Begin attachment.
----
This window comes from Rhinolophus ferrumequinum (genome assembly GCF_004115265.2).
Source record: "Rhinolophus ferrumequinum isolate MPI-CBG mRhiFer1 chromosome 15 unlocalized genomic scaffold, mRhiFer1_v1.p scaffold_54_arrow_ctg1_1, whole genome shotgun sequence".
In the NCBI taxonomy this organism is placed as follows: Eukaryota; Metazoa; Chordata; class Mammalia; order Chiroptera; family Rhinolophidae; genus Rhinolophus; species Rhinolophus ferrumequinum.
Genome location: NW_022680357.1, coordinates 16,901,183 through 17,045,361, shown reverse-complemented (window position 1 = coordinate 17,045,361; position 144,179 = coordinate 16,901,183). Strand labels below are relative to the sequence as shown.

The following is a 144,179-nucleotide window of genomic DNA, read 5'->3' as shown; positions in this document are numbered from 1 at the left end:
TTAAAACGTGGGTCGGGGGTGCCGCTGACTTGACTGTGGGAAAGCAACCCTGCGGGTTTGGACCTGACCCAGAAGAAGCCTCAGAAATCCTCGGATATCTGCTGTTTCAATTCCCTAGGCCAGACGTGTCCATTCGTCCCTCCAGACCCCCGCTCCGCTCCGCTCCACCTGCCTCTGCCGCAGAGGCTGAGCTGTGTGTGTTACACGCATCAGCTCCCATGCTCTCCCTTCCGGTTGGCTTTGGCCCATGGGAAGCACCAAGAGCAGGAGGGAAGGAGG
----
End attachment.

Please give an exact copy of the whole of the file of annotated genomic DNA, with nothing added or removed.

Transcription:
This window comes from Rhinolophus ferrumequinum (genome assembly GCF_004115265.2).
Source record: "Rhinolophus ferrumequinum isolate MPI-CBG mRhiFer1 chromosome 15 unlocalized genomic scaffold, mRhiFer1_v1.p scaffold_54_arrow_ctg1_1, whole genome shotgun sequence".
In the NCBI taxonomy this organism is placed as follows: Eukaryota; Metazoa; Chordata; class Mammalia; order Chiroptera; family Rhinolophidae; genus Rhinolophus; species Rhinolophus ferrumequinum.
Genome location: NW_022680357.1, coordinates 16,901,183 through 17,045,361, shown reverse-complemented (window position 1 = coordinate 17,045,361; position 144,179 = coordinate 16,901,183). Strand labels below are relative to the sequence as shown.

The following is a 144,179-nucleotide window of genomic DNA, read 5'->3' as shown; positions in this document are numbered from 1 at the left end:
TTAAAACGTGGGTCGGGGGTGCCGCTGACTTGACTGTGGGAAAGCAACCCTGCGGGTTTGGACCTGACCCAGAAGAAGCCTCAGAAATCCTCGGATATCTGCTGTTTCAATTCCCTAGGCCAGACGTGTCCATTCGTCCCTCCAGACCCCCGCTCCGCTCCGCTCCACCTGCCTCTGCCGCAGAGGCTGAGCTGTGTGTGTTACACGCATCAGCTCCCATGCTCTCCCTTCCGGTTGGCTTTGGCCCATGGGAAGCACCAAGAGCAGGAGGGAAGGAGG